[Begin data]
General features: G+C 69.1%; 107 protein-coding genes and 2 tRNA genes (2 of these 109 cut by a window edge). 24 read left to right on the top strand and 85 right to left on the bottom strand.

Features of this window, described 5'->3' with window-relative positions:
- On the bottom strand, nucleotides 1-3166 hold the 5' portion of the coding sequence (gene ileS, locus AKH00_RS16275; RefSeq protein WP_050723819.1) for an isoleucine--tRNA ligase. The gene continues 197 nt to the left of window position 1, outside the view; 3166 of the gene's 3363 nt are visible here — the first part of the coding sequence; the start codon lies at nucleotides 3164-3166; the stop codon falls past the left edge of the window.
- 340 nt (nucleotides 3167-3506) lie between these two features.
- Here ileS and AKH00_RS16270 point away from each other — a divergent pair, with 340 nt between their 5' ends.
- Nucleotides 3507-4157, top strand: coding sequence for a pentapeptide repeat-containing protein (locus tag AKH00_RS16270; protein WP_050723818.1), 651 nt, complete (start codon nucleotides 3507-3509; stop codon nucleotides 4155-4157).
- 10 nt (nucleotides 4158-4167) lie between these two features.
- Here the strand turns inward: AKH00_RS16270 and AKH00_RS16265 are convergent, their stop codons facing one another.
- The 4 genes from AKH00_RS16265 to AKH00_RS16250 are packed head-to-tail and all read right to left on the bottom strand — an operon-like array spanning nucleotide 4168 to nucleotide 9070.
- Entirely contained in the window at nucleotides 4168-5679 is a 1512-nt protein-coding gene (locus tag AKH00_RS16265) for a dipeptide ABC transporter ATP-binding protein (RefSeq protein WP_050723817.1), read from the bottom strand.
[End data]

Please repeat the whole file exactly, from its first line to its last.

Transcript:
General features: G+C 69.1%; 107 protein-coding genes and 2 tRNA genes (2 of these 109 cut by a window edge). 24 read left to right on the top strand and 85 right to left on the bottom strand.

Features of this window, described 5'->3' with window-relative positions:
- On the bottom strand, nucleotides 1-3166 hold the 5' portion of the coding sequence (gene ileS, locus AKH00_RS16275; RefSeq protein WP_050723819.1) for an isoleucine--tRNA ligase. The gene continues 197 nt to the left of window position 1, outside the view; 3166 of the gene's 3363 nt are visible here — the first part of the coding sequence; the start codon lies at nucleotides 3164-3166; the stop codon falls past the left edge of the window.
- 340 nt (nucleotides 3167-3506) lie between these two features.
- Here ileS and AKH00_RS16270 point away from each other — a divergent pair, with 340 nt between their 5' ends.
- Nucleotides 3507-4157, top strand: coding sequence for a pentapeptide repeat-containing protein (locus tag AKH00_RS16270; protein WP_050723818.1), 651 nt, complete (start codon nucleotides 3507-3509; stop codon nucleotides 4155-4157).
- 10 nt (nucleotides 4158-4167) lie between these two features.
- Here the strand turns inward: AKH00_RS16270 and AKH00_RS16265 are convergent, their stop codons facing one another.
- The 4 genes from AKH00_RS16265 to AKH00_RS16250 are packed head-to-tail and all read right to left on the bottom strand — an operon-like array spanning nucleotide 4168 to nucleotide 9070.
- Entirely contained in the window at nucleotides 4168-5679 is a 1512-nt protein-coding gene (locus tag AKH00_RS16265) for a dipeptide ABC transporter ATP-binding protein (RefSeq protein WP_050723817.1), read from the bottom strand.